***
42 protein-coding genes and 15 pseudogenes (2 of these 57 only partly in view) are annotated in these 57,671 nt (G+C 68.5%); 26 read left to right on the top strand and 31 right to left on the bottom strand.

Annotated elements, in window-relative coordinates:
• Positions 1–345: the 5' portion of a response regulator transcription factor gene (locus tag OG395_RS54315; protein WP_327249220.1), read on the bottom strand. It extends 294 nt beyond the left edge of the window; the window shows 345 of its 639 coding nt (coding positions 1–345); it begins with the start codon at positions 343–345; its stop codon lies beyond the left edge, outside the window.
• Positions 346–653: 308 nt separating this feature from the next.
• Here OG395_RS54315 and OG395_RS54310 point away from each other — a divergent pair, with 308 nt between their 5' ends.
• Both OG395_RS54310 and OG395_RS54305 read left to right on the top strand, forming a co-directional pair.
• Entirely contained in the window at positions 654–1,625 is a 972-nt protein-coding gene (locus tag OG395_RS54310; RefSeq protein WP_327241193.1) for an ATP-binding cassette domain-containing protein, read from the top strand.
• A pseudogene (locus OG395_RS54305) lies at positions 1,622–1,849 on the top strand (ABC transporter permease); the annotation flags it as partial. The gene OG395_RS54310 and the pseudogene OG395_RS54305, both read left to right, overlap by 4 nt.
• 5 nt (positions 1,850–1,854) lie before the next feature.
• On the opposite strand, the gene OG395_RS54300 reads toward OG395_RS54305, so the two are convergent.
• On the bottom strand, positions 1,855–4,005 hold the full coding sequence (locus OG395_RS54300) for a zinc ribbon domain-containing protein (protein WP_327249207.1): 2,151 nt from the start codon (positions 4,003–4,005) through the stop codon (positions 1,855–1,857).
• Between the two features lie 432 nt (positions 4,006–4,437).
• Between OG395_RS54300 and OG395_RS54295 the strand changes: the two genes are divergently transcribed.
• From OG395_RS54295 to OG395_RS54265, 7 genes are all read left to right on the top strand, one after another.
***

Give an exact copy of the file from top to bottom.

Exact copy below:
42 protein-coding genes and 15 pseudogenes (2 of these 57 only partly in view) are annotated in these 57,671 nt (G+C 68.5%); 26 read left to right on the top strand and 31 right to left on the bottom strand.

Annotated elements, in window-relative coordinates:
• Positions 1–345: the 5' portion of a response regulator transcription factor gene (locus tag OG395_RS54315; protein WP_327249220.1), read on the bottom strand. It extends 294 nt beyond the left edge of the window; the window shows 345 of its 639 coding nt (coding positions 1–345); it begins with the start codon at positions 343–345; its stop codon lies beyond the left edge, outside the window.
• Positions 346–653: 308 nt separating this feature from the next.
• Here OG395_RS54315 and OG395_RS54310 point away from each other — a divergent pair, with 308 nt between their 5' ends.
• Both OG395_RS54310 and OG395_RS54305 read left to right on the top strand, forming a co-directional pair.
• Entirely contained in the window at positions 654–1,625 is a 972-nt protein-coding gene (locus tag OG395_RS54310; RefSeq protein WP_327241193.1) for an ATP-binding cassette domain-containing protein, read from the top strand.
• A pseudogene (locus OG395_RS54305) lies at positions 1,622–1,849 on the top strand (ABC transporter permease); the annotation flags it as partial. The gene OG395_RS54310 and the pseudogene OG395_RS54305, both read left to right, overlap by 4 nt.
• 5 nt (positions 1,850–1,854) lie before the next feature.
• On the opposite strand, the gene OG395_RS54300 reads toward OG395_RS54305, so the two are convergent.
• On the bottom strand, positions 1,855–4,005 hold the full coding sequence (locus OG395_RS54300) for a zinc ribbon domain-containing protein (protein WP_327249207.1): 2,151 nt from the start codon (positions 4,003–4,005) through the stop codon (positions 1,855–1,857).
• Between the two features lie 432 nt (positions 4,006–4,437).
• Between OG395_RS54300 and OG395_RS54295 the strand changes: the two genes are divergently transcribed.
• From OG395_RS54295 to OG395_RS54265, 7 genes are all read left to right on the top strand, one after another.